Winter in Canada.
And more snow.
It never ends.
That's just the way it goes.
Of course, we weren't the only ones hit with wild snow storms this year, but in Canada, it really just represents a way of life for at least 5 months out
of the year. Every year.
One day last week, I was driving my daughter, Ferne, to her sewing class. At one point along my route, I came to a stop, and witnessed a van on the other
side of the street heading my way. The van seemed to be going a little faster than the speed limit and it came to an abrupt stop at the stop sign.
Whoosh - all of a sudden, the snow that was sitting on the roof of the van came tumbling over the front windshield to cover it entirely. The driver and
passengers were blindsided. They couldn't see out of their front window - it was completely snowed over. The snow was so heavy that the wipers could barely
move. They were stuck, and a line-up of cars was forming behind them.
I turned to Ferne and started teaching her lessons...
"It's very important to always wipe down your car before driving. You see what can happen? That can cause a very severe accident."
In the back of my mind, I began forming the introduction to this article... thinking about how the snow on the top of one's car represents all of the hidden
beliefs that one carries around without any awareness. Even though the windows of the van were clear, the passengers were still at risk - this is similar
to so many of my clients who go merrily along their way until a crisis or some kind of adversity blindsides them.
Often, when hardship strikes, they spin out of control and all kinds of anxiety, worry, and concern invade their thoughts. Really, if all they did was
clean off their roofs regularly, the snow wouldn't accumulate and cause such a gigantic and harsh blindside. What I am trying to say is that if people take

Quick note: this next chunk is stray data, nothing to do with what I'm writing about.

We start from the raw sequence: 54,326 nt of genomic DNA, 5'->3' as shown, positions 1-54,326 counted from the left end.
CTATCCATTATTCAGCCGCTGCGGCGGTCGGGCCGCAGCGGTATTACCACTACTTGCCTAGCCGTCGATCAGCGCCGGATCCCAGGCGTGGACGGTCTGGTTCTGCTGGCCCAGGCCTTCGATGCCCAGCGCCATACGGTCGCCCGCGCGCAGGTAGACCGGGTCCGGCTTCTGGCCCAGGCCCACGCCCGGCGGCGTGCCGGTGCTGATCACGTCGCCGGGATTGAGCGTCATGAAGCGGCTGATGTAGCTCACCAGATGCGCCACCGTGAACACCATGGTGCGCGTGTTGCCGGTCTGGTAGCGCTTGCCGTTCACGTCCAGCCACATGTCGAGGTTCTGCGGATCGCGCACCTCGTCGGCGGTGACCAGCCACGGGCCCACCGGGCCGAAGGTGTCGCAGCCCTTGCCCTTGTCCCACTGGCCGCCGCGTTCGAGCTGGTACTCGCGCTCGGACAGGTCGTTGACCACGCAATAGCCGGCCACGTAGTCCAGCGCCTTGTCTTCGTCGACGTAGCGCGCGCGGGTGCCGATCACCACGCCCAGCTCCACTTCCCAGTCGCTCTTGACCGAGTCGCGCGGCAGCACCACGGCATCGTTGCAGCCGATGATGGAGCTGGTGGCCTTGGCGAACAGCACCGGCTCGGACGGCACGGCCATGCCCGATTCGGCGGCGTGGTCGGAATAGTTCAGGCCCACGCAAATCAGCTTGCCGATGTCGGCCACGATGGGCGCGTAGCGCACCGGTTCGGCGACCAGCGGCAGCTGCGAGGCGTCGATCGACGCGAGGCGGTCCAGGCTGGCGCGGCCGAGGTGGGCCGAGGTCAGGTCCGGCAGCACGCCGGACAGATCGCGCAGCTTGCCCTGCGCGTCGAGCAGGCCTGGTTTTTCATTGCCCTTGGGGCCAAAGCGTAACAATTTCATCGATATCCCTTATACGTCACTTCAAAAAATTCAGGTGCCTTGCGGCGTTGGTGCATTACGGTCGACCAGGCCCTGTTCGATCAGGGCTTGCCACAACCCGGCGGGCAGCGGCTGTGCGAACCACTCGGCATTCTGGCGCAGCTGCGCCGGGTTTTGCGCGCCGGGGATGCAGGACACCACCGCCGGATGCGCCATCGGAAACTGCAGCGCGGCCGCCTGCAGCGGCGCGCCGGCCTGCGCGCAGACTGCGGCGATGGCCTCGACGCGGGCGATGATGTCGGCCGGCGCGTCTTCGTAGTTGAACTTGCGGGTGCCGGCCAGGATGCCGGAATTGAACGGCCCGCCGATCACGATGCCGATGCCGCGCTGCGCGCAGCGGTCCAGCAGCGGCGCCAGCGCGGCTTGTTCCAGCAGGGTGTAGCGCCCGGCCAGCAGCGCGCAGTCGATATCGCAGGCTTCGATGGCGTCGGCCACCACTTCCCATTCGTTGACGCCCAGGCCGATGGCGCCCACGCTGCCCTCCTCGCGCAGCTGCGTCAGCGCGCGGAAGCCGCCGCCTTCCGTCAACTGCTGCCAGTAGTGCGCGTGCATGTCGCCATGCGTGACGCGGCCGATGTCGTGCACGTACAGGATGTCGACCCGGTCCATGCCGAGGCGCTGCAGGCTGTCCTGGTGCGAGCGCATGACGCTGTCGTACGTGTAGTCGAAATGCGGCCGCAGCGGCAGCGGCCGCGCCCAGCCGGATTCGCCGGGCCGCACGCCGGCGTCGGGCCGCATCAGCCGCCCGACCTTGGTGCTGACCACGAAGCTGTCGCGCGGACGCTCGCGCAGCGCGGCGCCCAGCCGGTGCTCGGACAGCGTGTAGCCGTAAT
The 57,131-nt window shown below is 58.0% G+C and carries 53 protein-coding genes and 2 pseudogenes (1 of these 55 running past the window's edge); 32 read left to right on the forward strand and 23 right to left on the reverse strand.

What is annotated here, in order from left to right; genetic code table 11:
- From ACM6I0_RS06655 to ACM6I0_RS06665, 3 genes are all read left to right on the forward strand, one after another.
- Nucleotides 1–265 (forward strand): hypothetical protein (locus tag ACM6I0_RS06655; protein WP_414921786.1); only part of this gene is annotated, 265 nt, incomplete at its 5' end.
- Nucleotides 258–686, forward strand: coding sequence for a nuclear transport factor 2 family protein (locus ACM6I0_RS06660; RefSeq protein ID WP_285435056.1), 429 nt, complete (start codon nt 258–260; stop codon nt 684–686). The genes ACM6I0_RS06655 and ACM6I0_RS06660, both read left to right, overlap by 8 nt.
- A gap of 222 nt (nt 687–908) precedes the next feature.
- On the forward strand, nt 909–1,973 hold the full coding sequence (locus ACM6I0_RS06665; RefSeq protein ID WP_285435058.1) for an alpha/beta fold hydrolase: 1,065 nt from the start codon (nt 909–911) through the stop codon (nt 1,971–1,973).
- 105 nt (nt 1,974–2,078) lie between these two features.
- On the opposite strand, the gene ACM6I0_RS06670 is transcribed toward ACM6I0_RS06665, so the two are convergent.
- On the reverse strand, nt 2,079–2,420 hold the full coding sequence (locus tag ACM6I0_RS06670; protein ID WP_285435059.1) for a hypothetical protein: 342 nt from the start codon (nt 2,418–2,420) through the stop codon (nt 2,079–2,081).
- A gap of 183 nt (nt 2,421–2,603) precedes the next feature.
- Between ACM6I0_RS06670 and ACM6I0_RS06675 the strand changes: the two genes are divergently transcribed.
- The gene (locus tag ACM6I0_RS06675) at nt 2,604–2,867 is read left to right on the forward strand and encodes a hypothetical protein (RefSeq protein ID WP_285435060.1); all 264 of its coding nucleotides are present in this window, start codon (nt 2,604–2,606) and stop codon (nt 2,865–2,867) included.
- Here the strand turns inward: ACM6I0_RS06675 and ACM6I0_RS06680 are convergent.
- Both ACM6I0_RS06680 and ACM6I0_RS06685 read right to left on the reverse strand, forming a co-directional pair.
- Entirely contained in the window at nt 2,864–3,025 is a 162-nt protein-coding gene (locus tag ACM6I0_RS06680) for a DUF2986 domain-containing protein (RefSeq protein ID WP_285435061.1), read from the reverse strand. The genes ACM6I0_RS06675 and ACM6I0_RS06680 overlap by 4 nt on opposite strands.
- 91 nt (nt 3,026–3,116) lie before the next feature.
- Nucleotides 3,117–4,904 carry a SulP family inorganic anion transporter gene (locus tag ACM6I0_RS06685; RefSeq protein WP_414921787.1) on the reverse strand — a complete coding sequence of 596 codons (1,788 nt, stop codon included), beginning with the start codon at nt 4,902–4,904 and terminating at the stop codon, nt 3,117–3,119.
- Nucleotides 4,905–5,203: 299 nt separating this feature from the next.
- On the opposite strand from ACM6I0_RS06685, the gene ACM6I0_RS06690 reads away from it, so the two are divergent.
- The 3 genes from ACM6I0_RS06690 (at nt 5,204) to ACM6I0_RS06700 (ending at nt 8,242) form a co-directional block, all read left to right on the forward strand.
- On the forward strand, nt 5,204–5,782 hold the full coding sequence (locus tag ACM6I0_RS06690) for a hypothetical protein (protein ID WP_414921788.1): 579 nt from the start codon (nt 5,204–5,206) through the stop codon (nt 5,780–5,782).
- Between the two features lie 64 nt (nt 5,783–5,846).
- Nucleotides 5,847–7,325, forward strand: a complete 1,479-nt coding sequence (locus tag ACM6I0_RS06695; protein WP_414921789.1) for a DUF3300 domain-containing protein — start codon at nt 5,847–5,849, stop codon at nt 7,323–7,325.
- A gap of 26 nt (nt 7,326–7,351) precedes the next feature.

the time to clean up their beliefs and their thinking on a regular basis, then adversity won't be as hard to handle.
"What a brilliant article," I thought.
A couple of minutes after I dropped off Ferne at her class, I headed home.
I accelerated, perhaps a little bit above the speed limit.
I noticed a stop sign and came to an abrupt stop.
Whoosh - the snow from my roof came tumbling over my front windshield. For a quick moment, I had trouble seeing but I quickly used my windshield
wipers to get rid of the snow. It was a relatively light accumulation. At first I thought, "Damn - now what? My article no longer makes any sense. How can
I write an article about cleaning off your roof, when my own roof was covered in snow?"
Then I realized the key difference. I recovered from being blindsided with relative speed and agility because the snow on my windshield was not thick and
debilitating. It did not stop me in my tracks and cause a traffic jam. It was fairly easy to manage and that is a result of usually keeping my roof clean.
So... here's the key - we will all experience being blindsided at one point or another, just like we will all experience some kind of adversity throughout
our lifetimes. That's not something we can control. However, our ability to bounce back from the experience highly influences the fluidity of our ride, or
rather, the longevity of our success. Our speed of recovery determines the amount of time we will be stuck in traffic or breezing through the streets with